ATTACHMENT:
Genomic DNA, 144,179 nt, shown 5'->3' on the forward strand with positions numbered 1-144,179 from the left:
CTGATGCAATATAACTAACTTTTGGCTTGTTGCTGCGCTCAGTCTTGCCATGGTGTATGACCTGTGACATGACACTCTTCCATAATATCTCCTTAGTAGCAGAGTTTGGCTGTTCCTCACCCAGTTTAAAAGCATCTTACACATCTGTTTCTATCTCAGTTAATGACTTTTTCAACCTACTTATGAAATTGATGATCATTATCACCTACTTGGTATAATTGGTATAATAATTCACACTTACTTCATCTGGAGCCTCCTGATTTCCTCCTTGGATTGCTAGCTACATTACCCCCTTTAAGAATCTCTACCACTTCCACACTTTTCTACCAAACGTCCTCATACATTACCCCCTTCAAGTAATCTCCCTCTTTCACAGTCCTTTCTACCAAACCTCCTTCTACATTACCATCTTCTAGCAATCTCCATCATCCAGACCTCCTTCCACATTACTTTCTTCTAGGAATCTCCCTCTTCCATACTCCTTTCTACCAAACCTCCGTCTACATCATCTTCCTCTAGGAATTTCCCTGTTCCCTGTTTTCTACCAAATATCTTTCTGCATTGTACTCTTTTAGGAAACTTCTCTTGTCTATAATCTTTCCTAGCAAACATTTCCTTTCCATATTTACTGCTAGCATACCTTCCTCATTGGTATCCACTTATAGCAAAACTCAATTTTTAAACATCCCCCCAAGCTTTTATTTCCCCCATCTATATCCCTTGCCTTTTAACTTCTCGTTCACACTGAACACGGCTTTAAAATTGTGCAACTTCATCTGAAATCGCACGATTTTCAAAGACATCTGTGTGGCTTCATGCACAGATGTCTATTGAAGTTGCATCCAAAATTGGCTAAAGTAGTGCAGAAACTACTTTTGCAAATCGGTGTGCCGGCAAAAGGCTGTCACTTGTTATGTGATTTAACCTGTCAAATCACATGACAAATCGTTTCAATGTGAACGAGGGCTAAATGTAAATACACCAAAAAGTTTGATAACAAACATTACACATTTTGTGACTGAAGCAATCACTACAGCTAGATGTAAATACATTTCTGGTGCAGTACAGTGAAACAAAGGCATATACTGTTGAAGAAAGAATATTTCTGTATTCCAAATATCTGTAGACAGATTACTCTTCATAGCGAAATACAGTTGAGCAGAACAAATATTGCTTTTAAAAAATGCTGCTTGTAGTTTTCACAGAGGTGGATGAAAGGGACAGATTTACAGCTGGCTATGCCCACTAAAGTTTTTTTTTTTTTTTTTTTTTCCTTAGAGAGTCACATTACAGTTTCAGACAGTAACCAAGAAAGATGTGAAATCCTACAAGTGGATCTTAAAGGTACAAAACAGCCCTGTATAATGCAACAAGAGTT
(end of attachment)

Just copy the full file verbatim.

Genomic DNA, 144,179 nt, shown 5'->3' on the forward strand with positions numbered 1-144,179 from the left:
CTGATGCAATATAACTAACTTTTGGCTTGTTGCTGCGCTCAGTCTTGCCATGGTGTATGACCTGTGACATGACACTCTTCCATAATATCTCCTTAGTAGCAGAGTTTGGCTGTTCCTCACCCAGTTTAAAAGCATCTTACACATCTGTTTCTATCTCAGTTAATGACTTTTTCAACCTACTTATGAAATTGATGATCATTATCACCTACTTGGTATAATTGGTATAATAATTCACACTTACTTCATCTGGAGCCTCCTGATTTCCTCCTTGGATTGCTAGCTACATTACCCCCTTTAAGAATCTCTACCACTTCCACACTTTTCTACCAAACGTCCTCATACATTACCCCCTTCAAGTAATCTCCCTCTTTCACAGTCCTTTCTACCAAACCTCCTTCTACATTACCATCTTCTAGCAATCTCCATCATCCAGACCTCCTTCCACATTACTTTCTTCTAGGAATCTCCCTCTTCCATACTCCTTTCTACCAAACCTCCGTCTACATCATCTTCCTCTAGGAATTTCCCTGTTCCCTGTTTTCTACCAAATATCTTTCTGCATTGTACTCTTTTAGGAAACTTCTCTTGTCTATAATCTTTCCTAGCAAACATTTCCTTTCCATATTTACTGCTAGCATACCTTCCTCATTGGTATCCACTTATAGCAAAACTCAATTTTTAAACATCCCCCCAAGCTTTTATTTCCCCCATCTATATCCCTTGCCTTTTAACTTCTCGTTCACACTGAACACGGCTTTAAAATTGTGCAACTTCATCTGAAATCGCACGATTTTCAAAGACATCTGTGTGGCTTCATGCACAGATGTCTATTGAAGTTGCATCCAAAATTGGCTAAAGTAGTGCAGAAACTACTTTTGCAAATCGGTGTGCCGGCAAAAGGCTGTCACTTGTTATGTGATTTAACCTGTCAAATCACATGACAAATCGTTTCAATGTGAACGAGGGCTAAATGTAAATACACCAAAAAGTTTGATAACAAACATTACACATTTTGTGACTGAAGCAATCACTACAGCTAGATGTAAATACATTTCTGGTGCAGTACAGTGAAACAAAGGCATATACTGTTGAAGAAAGAATATTTCTGTATTCCAAATATCTGTAGACAGATTACTCTTCATAGCGAAATACAGTTGAGCAGAACAAATATTGCTTTTAAAAAATGCTGCTTGTAGTTTTCACAGAGGTGGATGAAAGGGACAGATTTACAGCTGGCTATGCCCACTAAAGTTTTTTTTTTTTTTTTTTTTTCCTTAGAGAGTCACATTACAGTTTCAGACAGTAACCAAGAAAGATGTGAAATCCTACAAGTGGATCTTAAAGGTACAAAACAGCCCTGTATAATGCAACAAGAGTT